Diabetes can be dangerous to your feet – even a small cut can have serious consequences. Diabetes may reduce blood flow to your feet and may also cause nerve damage that affects the feeling in your feet.
Check your feet every day
Because of diabetes, foot problems can get worse quickly. Check your feet every day to look for any changes. If you have lost any feeling in your feet, you must especially be careful as you will not know if you’ve hurt yourself. If you struggle to lift your feet, use a mirror to see the soles of your feet. If this is too hard, or if your eyesight is not that good, try to get someone else to check your feet for you or speak to your healthcare team on how to check your feet. Any changes and you should see a healthcare professional straight away.
Watch out when cutting your nails
Cutting your nails seems simple. But if you have diabetes, piercing the skin by mistake can lead to other injuries. And you might not even notice it. When you cut your toenails:
- cut them often, but not too short or down the side
- trim them with nail clippers and then use an emery board to file any corners
- clean them gently with a nail brush – don’t use the sharp points of scissors as this is not safe
Washing your feet regularly is also a simple way to keep your feet and toenails clean and from infection. Just a simple mix of soap and warm water will do, but always check the temperature of the water beforehand. Don’t soak your feet as this makes the skin soggy and more likely to get damaged.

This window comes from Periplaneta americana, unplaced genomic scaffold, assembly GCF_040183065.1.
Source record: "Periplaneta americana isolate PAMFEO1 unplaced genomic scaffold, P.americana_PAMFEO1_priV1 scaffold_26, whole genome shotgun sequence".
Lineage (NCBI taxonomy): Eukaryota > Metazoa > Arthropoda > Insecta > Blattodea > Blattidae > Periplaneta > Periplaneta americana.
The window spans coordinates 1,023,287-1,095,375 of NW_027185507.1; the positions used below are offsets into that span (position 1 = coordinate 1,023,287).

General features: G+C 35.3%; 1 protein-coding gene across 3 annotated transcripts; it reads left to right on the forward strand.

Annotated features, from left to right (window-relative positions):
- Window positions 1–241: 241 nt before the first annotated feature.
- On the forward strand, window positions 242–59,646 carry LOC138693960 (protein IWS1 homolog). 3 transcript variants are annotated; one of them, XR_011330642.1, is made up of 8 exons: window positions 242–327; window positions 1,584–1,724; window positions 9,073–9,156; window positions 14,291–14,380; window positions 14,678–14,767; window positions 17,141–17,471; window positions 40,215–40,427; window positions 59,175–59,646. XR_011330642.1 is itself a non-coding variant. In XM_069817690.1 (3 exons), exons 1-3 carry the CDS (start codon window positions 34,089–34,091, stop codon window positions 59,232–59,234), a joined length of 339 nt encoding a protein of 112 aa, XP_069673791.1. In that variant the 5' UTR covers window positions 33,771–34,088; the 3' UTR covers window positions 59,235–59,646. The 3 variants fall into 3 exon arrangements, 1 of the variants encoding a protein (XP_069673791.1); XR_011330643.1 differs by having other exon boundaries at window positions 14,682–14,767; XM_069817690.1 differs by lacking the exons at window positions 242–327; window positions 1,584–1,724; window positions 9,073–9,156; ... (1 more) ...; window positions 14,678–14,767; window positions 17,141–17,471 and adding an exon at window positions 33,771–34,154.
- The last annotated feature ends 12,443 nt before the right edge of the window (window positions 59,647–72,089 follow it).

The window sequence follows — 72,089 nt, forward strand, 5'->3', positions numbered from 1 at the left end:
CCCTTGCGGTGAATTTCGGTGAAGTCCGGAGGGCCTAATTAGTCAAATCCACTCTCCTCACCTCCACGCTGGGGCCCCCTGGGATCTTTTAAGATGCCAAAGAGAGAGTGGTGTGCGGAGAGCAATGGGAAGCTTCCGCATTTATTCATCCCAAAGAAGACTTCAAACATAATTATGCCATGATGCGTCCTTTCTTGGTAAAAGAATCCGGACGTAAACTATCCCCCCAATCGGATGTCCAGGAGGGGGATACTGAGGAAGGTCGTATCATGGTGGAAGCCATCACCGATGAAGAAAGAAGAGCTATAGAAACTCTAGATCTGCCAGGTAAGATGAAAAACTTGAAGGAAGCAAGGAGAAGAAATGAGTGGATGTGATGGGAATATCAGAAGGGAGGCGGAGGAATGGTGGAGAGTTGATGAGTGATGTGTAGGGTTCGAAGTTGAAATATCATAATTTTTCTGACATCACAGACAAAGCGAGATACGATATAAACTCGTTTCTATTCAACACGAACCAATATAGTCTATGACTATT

If you’ve lost some sensation in your feet or you’re worried about things like ingrown toenails, see a foot specialist or podiatrist.
Make sure your footwear fits
The right shoes and stockings, tights, or socks will help keep your feet healthy. If your shoes or socks are too tight, too loose, or rub, do not wear them. Shoes that don’t fit well, even those that feel comfortable, can cause all sorts of problems; as can old innersoles, or socks with holes or thick seams. It’ is good to buy shoes that:
- are broad fitting
- have a deep and rounded toe area
- are flat or low heeled
- are fastened with laces or a buckle to stop your feet from sliding
Use moisturising cream daily
Using emollient cream will keep your skin healthy. Talk to your healthcare team about which emollient cream is right for you. Don’t put cream between your toes as it may cause problems. The same goes for talcum powder as this could cause excessive dryness.
Don’t use blades or corn plasters
Your skin needs to stay healthy. Don’t use plasters to remove corns or blades on corns or tough skin, as they could damage your skin. Pumice stones can help with tough skin but use them with care. If you need help with corns or other skin problems, speak to a podiatrist.
Get expert advice and know who to call
A trained professional should check your feet at least once a year, but if you notice a problem – see a professional as soon as possible. Know who to call and what to do if you experience problems with your feet. Keep numbers of your healthcare team at hand.